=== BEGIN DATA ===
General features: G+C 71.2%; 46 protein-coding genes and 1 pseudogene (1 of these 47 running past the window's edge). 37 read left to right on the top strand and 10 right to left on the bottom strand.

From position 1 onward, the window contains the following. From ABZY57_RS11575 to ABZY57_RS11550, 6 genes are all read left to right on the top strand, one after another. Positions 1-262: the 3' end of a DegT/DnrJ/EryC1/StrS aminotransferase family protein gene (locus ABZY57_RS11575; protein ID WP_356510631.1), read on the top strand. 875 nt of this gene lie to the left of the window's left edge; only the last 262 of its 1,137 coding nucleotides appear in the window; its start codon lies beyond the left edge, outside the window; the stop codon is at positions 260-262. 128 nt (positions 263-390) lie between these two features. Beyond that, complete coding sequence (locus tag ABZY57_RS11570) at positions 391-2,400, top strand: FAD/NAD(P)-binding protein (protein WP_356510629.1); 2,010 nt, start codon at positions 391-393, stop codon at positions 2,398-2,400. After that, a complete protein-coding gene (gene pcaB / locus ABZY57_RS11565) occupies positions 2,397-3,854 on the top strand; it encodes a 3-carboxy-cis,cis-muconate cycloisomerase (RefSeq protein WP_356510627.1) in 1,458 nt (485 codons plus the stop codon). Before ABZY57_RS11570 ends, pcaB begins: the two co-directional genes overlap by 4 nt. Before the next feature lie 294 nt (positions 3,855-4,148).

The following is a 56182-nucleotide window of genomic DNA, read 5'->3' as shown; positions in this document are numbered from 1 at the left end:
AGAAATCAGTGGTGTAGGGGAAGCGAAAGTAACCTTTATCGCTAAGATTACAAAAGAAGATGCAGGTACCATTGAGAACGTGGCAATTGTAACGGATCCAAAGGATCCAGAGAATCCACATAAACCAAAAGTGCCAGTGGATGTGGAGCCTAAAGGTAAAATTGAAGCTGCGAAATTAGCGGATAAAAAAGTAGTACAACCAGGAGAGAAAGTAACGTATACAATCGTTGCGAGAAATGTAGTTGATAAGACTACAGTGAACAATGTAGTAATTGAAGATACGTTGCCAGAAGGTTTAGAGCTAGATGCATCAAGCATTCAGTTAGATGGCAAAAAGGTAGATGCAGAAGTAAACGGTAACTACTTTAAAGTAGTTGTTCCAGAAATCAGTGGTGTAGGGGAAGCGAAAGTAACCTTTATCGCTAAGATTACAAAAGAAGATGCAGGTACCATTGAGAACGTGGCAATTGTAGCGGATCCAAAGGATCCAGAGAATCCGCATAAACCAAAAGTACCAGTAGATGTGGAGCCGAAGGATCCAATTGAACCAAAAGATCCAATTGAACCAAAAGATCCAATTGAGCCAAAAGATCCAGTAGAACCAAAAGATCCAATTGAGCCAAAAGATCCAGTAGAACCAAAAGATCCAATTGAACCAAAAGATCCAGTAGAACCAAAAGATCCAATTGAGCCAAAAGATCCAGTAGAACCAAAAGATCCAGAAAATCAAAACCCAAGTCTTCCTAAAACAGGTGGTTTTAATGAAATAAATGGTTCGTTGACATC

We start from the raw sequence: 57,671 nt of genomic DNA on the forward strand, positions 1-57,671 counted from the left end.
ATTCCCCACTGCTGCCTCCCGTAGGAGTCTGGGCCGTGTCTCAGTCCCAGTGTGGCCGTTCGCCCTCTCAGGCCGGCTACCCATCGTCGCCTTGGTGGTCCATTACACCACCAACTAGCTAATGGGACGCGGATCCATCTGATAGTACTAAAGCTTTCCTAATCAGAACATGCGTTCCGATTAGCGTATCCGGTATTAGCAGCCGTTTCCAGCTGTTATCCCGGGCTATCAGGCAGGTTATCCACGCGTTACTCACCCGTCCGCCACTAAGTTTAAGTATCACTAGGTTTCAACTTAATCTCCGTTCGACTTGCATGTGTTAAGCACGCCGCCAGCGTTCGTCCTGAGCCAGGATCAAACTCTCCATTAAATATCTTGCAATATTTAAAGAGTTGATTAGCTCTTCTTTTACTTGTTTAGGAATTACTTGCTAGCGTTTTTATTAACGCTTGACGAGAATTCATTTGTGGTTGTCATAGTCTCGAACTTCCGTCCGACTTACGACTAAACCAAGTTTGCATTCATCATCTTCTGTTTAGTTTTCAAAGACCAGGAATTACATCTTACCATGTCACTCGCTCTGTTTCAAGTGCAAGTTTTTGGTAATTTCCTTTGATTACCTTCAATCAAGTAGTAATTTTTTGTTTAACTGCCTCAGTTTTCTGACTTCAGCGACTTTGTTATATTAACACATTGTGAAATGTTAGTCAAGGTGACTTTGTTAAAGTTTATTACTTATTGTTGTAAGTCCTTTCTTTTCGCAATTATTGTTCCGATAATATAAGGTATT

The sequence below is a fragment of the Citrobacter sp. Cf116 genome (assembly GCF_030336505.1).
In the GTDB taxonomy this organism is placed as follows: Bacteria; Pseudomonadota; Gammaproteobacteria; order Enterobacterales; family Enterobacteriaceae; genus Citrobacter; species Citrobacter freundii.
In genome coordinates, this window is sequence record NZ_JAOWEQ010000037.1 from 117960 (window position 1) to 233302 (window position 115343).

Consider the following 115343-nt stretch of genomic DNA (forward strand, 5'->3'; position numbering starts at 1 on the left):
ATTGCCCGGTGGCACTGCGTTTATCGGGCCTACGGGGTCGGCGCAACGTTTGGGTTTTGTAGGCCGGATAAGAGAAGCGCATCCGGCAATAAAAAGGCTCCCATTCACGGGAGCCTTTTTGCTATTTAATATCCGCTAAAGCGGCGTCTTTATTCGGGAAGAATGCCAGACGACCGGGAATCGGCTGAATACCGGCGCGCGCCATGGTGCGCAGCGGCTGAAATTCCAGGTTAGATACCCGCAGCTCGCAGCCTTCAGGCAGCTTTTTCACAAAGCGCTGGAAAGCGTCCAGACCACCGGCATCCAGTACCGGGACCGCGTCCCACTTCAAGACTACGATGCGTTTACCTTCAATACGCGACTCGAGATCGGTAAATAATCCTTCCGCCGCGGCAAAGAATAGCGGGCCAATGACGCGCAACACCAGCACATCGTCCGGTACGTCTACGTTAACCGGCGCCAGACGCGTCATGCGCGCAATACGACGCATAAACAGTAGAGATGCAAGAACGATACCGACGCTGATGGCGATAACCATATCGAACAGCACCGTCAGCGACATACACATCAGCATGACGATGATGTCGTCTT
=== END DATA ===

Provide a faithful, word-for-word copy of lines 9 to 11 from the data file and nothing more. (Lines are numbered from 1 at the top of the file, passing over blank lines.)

In genome coordinates, this window is sequence record NZ_JAOWEQ010000037.1 from 117960 (window position 1) to 233302 (window position 115343).

Consider the following 115343-nt stretch of genomic DNA (forward strand, 5'->3'; position numbering starts at 1 on the left):
ATTGCCCGGTGGCACTGCGTTTATCGGGCCTACGGGGTCGGCGCAACGTTTGGGTTTTGTAGGCCGGATAAGAGAAGCGCATCCGGCAATAAAAAGGCTCCCATTCACGGGAGCCTTTTTGCTATTTAATATCCGCTAAAGCGGCGTCTTTATTCGGGAAGAATGCCAGACGACCGGGAATCGGCTGAATACCGGCGCGCGCCATGGTGCGCAGCGGCTGAAATTCCAGGTTAGATACCCGCAGCTCGCAGCCTTCAGGCAGCTTTTTCACAAAGCGCTGGAAAGCGTCCAGACCACCGGCATCCAGTACCGGGACCGCGTCCCACTTCAAGACTACGATGCGTTTACCTTCAATACGCGACTCGAGATCGGTAAATAATCCTTCCGCCGCGGCAAAGAATAGCGGGCCAATGACGCGCAACACCAGCACATCGTCCGGTACGTCTACGTTAACCGGCGCCAGACGCGTCATGCGCGCAATACGACGCATAAACAGTAGAGATGCAAGAACGATACCGACGCTGATGGCGATAACCATATCGAACAGCACCGTCAGCGACATACACATCAGCATGACGATGATGTCGTCTT